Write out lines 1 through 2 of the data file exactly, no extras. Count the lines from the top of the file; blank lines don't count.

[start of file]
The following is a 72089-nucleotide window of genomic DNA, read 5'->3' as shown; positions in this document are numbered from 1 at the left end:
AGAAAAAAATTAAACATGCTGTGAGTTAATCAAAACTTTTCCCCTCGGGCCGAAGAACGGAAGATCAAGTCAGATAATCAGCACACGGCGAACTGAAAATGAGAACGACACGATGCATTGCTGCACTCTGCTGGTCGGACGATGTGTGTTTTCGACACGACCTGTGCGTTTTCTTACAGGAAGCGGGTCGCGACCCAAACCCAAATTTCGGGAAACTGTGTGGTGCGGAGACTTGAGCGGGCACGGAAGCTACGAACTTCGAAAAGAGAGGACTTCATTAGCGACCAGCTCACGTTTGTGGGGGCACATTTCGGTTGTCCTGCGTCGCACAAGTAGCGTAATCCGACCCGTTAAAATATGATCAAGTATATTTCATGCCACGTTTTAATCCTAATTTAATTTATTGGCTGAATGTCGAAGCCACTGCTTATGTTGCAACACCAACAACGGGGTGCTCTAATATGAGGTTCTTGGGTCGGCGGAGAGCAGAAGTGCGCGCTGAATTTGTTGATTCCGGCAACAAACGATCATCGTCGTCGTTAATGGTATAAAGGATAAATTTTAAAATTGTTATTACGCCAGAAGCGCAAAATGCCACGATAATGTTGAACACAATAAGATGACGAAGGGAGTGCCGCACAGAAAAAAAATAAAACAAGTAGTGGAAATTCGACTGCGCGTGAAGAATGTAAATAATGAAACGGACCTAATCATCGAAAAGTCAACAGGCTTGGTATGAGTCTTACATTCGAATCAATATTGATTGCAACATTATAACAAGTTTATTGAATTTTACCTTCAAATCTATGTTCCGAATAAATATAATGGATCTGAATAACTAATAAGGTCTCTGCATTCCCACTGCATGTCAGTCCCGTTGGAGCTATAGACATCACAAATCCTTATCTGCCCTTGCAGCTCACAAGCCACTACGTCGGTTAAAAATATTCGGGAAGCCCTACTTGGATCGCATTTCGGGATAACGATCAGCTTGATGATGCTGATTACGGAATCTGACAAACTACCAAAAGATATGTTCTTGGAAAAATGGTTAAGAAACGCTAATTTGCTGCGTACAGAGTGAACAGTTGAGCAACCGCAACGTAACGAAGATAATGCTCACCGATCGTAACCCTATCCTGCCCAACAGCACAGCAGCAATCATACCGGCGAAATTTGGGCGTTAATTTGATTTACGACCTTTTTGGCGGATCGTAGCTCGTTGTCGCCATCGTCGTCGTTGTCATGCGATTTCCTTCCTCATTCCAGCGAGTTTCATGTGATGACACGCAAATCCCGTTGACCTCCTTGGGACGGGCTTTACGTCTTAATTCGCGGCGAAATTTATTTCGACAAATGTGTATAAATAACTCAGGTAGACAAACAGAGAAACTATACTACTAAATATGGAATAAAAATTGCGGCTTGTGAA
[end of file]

The following is a 72089-nucleotide window of genomic DNA, read 5'->3' as shown; positions in this document are numbered from 1 at the left end:
AGAAAAAAATTAAACATGCTGTGAGTTAATCAAAACTTTTCCCCTCGGGCCGAAGAACGGAAGATCAAGTCAGATAATCAGCACACGGCGAACTGAAAATGAGAACGACACGATGCATTGCTGCACTCTGCTGGTCGGACGATGTGTGTTTTCGACACGACCTGTGCGTTTTCTTACAGGAAGCGGGTCGCGACCCAAACCCAAATTTCGGGAAACTGTGTGGTGCGGAGACTTGAGCGGGCACGGAAGCTACGAACTTCGAAAAGAGAGGACTTCATTAGCGACCAGCTCACGTTTGTGGGGGCACATTTCGGTTGTCCTGCGTCGCACAAGTAGCGTAATCCGACCCGTTAAAATATGATCAAGTATATTTCATGCCACGTTTTAATCCTAATTTAATTTATTGGCTGAATGTCGAAGCCACTGCTTATGTTGCAACACCAACAACGGGGTGCTCTAATATGAGGTTCTTGGGTCGGCGGAGAGCAGAAGTGCGCGCTGAATTTGTTGATTCCGGCAACAAACGATCATCGTCGTCGTTAATGGTATAAAGGATAAATTTTAAAATTGTTATTACGCCAGAAGCGCAAAATGCCACGATAATGTTGAACACAATAAGATGACGAAGGGAGTGCCGCACAGAAAAAAAATAAAACAAGTAGTGGAAATTCGACTGCGCGTGAAGAATGTAAATAATGAAACGGACCTAATCATCGAAAAGTCAACAGGCTTGGTATGAGTCTTACATTCGAATCAATATTGATTGCAACATTATAACAAGTTTATTGAATTTTACCTTCAAATCTATGTTCCGAATAAATATAATGGATCTGAATAACTAATAAGGTCTCTGCATTCCCACTGCATGTCAGTCCCGTTGGAGCTATAGACATCACAAATCCTTATCTGCCCTTGCAGCTCACAAGCCACTACGTCGGTTAAAAATATTCGGGAAGCCCTACTTGGATCGCATTTCGGGATAACGATCAGCTTGATGATGCTGATTACGGAATCTGACAAACTACCAAAAGATATGTTCTTGGAAAAATGGTTAAGAAACGCTAATTTGCTGCGTACAGAGTGAACAGTTGAGCAACCGCAACGTAACGAAGATAATGCTCACCGATCGTAACCCTATCCTGCCCAACAGCACAGCAGCAATCATACCGGCGAAATTTGGGCGTTAATTTGATTTACGACCTTTTTGGCGGATCGTAGCTCGTTGTCGCCATCGTCGTCGTTGTCATGCGATTTCCTTCCTCATTCCAGCGAGTTTCATGTGATGACACGCAAATCCCGTTGACCTCCTTGGGACGGGCTTTACGTCTTAATTCGCGGCGAAATTTATTTCGACAAATGTGTATAAATAACTCAGGTAGACAAACAGAGAAACTATACTACTAAATATGGAATAAAAATTGCGGCTTGTGAA